Household-level Canadian meat purchases from 2002 to 2008 and a Food Opinions Survey conducted in 2008 were used to explore consumer responses to bovine spongiform encephalopathy (BSE) at the national level in Canada. Consumption in terms of the number of unit purchases was analyzed with a random-effects negative binomial model. In this study, household heterogeneity in meat purchases was partially explained using data from a self-reported food opinions survey. Of special interest was the hypothesis that consumers responded consistently to BSE in a one-time survey and in actual meat purchase behavior spanning years. Regional differences appeared, with consumers in eastern Canada reacting most negatively to BSE. Consumers responded more to the perception that food decision makers are honest about food safety than to the perception that they are knowledgeable, in maintaining beef purchases during BSE events.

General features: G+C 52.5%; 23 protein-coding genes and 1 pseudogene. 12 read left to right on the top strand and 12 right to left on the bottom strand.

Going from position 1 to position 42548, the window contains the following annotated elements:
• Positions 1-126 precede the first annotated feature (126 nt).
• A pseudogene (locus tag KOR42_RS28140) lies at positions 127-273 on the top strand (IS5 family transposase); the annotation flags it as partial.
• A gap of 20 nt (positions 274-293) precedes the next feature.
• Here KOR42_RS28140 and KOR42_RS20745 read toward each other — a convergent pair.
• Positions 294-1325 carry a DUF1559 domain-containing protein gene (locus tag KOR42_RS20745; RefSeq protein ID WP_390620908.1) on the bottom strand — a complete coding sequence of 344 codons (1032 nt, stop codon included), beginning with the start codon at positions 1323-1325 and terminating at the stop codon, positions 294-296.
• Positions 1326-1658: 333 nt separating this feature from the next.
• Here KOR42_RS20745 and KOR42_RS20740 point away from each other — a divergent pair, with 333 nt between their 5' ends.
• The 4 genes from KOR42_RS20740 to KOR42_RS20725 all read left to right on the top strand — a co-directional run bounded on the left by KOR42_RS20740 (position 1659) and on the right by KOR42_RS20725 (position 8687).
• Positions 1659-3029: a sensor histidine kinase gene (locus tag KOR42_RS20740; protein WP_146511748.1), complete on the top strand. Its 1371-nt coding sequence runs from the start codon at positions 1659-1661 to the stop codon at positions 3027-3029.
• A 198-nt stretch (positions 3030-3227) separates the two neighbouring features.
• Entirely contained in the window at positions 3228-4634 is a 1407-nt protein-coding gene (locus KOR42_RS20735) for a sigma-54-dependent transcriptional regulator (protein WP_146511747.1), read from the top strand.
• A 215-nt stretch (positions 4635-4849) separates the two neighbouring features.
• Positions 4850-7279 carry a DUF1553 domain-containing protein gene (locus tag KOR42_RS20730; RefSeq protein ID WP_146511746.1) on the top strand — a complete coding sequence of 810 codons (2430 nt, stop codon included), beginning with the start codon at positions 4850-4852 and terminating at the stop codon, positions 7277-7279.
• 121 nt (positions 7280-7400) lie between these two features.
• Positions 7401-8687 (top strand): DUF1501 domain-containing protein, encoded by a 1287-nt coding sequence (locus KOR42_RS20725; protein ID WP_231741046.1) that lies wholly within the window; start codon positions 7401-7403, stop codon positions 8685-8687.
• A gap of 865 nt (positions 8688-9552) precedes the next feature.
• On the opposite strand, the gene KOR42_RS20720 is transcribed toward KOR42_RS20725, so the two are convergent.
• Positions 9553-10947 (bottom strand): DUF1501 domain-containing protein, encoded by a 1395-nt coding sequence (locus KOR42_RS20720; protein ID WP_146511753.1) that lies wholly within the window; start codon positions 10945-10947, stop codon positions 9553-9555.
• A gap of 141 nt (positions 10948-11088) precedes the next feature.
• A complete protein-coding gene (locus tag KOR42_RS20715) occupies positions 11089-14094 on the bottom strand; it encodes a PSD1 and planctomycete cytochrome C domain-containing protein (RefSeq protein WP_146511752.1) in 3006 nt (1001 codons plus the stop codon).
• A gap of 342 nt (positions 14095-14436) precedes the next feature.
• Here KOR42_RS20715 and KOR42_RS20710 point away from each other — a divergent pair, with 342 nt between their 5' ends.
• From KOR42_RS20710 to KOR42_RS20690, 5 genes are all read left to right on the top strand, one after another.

|Number of pages||14|
|Journal||Journal of Toxicology and Environmental Health - Part A: Current Issues|
|State||Published - 2011|
Bibliographical noteFunding Information:
The authors wish to thank the International Council for Canadian Studies, the Alberta Prion Research Institute, the Alberta Livestock Industry Development Fund, and the Consumer and Market Demand Agricultural Policy Research Network for providing funding and data used in this study. This is manuscript number 11-05-070 of the Kentucky Agricultural Experiment Station.
ASJC Scopus subject areas
- Health, Toxicology and Mutagenesis